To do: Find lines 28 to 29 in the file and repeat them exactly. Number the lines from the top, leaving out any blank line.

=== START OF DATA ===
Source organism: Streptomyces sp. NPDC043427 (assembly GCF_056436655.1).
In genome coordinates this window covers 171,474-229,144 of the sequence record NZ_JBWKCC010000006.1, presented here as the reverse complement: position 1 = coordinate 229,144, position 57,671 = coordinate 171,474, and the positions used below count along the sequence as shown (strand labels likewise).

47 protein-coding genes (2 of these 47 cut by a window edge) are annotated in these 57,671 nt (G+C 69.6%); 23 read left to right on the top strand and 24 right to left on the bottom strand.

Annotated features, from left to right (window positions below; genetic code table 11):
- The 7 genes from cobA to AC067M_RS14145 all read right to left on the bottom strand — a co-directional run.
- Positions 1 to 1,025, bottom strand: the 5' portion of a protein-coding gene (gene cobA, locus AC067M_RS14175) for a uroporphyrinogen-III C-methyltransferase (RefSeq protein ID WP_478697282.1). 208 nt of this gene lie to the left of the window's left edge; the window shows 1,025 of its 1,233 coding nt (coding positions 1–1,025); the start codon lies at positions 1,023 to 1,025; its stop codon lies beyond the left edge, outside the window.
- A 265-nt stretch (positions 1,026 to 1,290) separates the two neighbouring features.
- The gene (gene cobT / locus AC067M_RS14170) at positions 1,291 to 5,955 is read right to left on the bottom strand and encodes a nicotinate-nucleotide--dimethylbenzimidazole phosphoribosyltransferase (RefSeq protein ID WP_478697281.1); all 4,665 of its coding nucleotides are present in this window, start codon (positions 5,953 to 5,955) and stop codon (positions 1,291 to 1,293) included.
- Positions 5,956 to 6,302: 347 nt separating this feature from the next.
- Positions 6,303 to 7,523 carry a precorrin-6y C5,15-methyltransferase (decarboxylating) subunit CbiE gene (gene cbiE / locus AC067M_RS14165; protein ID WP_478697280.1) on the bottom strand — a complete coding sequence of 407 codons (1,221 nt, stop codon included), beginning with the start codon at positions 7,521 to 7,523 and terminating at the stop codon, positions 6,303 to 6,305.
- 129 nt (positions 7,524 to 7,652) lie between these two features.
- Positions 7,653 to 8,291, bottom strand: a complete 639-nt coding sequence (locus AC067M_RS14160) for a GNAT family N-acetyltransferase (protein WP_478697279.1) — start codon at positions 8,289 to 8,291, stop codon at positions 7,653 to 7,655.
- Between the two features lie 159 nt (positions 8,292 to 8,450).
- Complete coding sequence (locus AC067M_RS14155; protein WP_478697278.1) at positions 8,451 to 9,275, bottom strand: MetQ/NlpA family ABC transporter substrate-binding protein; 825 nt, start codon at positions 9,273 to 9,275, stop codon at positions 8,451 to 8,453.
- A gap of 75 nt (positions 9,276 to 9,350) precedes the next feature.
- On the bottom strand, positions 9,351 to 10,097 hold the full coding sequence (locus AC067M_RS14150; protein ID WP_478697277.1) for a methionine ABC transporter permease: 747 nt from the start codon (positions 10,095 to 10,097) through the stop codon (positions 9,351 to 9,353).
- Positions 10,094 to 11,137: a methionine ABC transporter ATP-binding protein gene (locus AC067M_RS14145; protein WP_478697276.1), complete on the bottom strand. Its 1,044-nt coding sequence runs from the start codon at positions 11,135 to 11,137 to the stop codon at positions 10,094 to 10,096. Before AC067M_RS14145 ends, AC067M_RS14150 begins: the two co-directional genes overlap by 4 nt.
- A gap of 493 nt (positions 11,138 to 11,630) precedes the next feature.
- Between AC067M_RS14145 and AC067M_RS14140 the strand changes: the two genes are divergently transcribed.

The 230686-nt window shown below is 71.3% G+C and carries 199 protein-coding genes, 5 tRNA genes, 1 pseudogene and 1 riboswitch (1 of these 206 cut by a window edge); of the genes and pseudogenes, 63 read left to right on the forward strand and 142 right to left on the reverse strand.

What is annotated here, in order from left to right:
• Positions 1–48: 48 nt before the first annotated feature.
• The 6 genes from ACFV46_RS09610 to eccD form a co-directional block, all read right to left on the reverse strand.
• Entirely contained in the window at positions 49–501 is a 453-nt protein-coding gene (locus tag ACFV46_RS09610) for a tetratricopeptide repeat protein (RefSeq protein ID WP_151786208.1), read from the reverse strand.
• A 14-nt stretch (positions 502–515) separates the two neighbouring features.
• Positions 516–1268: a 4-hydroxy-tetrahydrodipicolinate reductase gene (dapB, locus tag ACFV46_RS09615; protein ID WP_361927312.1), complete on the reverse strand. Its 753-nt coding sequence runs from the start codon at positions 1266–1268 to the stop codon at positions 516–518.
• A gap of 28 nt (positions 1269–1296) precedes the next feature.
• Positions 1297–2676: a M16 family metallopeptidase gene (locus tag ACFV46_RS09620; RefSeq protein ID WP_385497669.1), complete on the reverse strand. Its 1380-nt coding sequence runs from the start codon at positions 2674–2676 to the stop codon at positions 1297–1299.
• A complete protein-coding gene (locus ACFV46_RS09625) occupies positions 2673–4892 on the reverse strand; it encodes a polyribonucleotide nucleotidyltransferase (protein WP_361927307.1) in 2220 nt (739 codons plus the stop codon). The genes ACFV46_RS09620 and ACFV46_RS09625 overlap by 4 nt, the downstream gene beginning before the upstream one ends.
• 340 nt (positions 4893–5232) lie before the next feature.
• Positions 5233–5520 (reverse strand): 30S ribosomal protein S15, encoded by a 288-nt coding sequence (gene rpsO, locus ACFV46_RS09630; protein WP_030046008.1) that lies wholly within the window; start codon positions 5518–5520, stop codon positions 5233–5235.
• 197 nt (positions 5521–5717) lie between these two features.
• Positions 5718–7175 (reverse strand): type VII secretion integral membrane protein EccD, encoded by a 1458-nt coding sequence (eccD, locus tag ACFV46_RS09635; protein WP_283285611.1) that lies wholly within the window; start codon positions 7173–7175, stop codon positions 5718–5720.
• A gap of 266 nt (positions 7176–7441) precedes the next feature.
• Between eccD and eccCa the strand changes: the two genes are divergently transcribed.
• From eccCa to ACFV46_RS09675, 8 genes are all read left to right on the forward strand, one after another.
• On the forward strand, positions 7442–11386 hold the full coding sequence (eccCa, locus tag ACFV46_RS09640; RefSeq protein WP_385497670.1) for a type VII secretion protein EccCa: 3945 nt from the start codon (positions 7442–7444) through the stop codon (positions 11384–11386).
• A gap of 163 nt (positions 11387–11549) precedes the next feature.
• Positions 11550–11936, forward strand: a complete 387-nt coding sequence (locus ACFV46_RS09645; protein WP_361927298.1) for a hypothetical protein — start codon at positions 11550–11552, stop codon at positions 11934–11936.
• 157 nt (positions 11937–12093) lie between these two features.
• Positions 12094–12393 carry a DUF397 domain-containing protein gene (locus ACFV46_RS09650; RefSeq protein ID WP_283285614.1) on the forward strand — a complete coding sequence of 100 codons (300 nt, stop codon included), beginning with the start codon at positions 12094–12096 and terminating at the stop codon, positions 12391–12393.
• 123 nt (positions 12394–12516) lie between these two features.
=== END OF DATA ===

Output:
• Positions 1297–2676: a M16 family metallopeptidase gene (locus tag ACFV46_RS09620; RefSeq protein ID WP_385497669.1), complete on the reverse strand. Its 1380-nt coding sequence runs from the start codon at positions 2674–2676 to the stop codon at positions 1297–1299.
• A complete protein-coding gene (locus ACFV46_RS09625) occupies positions 2673–4892 on the reverse strand; it encodes a polyribonucleotide nucleotidyltransferase (protein WP_361927307.1) in 2220 nt (739 codons plus the stop codon). The genes ACFV46_RS09620 and ACFV46_RS09625 overlap by 4 nt, the downstream gene beginning before the upstream one ends.